Illustrative calculations show that just cutting in half the infrastructure quantity gap between African much countries and those of comparable income levels in other regions could require as as 15 percent of GDP in additional investment... Barring a massive increase in aid flows, the sheer magnitude of these figures likely places a fast infrastructure catch-up beyond the financial reach of most African countries. Even a more gradual approach to infrastructure catch-up would pose considerable demands on fiscal resources over several years, competing with other pressing expenditure needs – such as education and health.So there's a "quantity gap" that will be too hard to finance (cut spending on health and schools?!?) unless a "massive increase of aid flows" arrives.
Gee, I wonder if these World Bank authors know of any organization that can supply LOTS of aid money for infrastructure? (Maybe we should ask Bill Easterly what he thinks...)
BTW, the paper uses some fancy statistics to estimate that:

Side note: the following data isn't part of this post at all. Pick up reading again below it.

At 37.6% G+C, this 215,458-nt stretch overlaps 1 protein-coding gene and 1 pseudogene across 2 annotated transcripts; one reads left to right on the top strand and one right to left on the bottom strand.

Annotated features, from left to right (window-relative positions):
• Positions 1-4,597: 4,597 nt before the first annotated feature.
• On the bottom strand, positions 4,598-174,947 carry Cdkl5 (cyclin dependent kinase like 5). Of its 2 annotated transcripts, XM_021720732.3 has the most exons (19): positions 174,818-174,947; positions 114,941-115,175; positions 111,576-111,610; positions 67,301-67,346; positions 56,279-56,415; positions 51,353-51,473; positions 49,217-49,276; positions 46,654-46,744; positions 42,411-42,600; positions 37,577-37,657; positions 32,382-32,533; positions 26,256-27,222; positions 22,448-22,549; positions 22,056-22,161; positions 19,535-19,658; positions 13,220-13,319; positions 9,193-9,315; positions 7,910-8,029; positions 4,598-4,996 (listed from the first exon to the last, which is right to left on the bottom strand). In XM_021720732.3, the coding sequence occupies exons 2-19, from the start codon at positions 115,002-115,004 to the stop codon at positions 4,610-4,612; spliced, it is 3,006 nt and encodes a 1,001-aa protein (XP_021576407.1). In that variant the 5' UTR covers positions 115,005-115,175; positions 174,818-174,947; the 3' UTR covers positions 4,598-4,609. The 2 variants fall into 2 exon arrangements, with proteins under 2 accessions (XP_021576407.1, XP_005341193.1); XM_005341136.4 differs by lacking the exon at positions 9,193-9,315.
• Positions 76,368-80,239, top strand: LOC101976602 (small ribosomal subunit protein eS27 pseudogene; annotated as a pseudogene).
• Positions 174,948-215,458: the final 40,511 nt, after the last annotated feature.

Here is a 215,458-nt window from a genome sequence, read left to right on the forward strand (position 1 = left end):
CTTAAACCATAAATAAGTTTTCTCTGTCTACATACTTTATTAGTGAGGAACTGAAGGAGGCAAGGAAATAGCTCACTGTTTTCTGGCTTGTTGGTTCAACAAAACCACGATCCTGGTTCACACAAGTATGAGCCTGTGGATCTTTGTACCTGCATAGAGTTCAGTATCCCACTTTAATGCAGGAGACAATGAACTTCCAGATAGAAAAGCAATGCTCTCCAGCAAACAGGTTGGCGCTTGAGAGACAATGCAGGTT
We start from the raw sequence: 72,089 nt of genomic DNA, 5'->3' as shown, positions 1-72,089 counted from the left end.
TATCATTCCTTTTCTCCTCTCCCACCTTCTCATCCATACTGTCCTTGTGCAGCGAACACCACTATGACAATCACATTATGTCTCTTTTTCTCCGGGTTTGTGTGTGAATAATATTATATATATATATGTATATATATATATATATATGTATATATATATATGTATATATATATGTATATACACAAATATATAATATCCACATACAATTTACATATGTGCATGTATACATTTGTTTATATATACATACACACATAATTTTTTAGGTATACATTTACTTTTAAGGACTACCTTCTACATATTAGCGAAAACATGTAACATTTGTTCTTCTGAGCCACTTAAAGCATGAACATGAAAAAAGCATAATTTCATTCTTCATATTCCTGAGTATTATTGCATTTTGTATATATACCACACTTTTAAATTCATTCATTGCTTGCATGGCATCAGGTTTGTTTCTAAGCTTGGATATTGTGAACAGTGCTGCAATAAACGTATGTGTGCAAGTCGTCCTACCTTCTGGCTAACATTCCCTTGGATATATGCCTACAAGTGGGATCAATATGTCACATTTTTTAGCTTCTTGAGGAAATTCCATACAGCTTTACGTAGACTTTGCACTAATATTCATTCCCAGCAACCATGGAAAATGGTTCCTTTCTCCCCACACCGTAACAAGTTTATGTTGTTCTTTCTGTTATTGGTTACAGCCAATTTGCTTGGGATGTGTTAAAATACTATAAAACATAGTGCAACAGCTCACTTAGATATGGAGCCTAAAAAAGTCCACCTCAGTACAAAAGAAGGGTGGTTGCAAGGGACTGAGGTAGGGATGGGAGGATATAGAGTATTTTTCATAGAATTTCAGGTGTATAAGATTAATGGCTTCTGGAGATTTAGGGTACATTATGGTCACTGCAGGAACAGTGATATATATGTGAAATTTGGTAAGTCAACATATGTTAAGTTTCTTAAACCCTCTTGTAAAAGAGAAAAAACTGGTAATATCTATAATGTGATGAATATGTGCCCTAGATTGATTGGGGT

The largest contribution of infrastructure development to growth was achieved in South Asia, where it reached 2.7 percent per annum. Of this total, enlarged stocks increased growth by 1.6 percent per year, and enhanced infrastructure quality raised growth rates by 1.1 percent per year in 2001-5 relative to 1991-5.Bottom Line: There is NO "infrastructure gap" in sub-Saharan africa or any other place. Existing and future infrastructure levels reflect political and economic reality. Additional spending that is NOT the result of market forces (e.g., IS the result of Bank programs) is likely to be wasted. (Note the 0.5% deterioration; they can't even maintain what they have!)
Finally, infrastructure development made, on average, a smaller contribution to growth in Sub-Saharan Africa than in other regions – just 0.7 percent per annum. While the expansion in infrastructure stocks raised the growth rate by 1.2 percent per annum, the deterioration of the quality of infrastructure services in the region
contributed to reduce the growth rate by 0.5 percent per annum.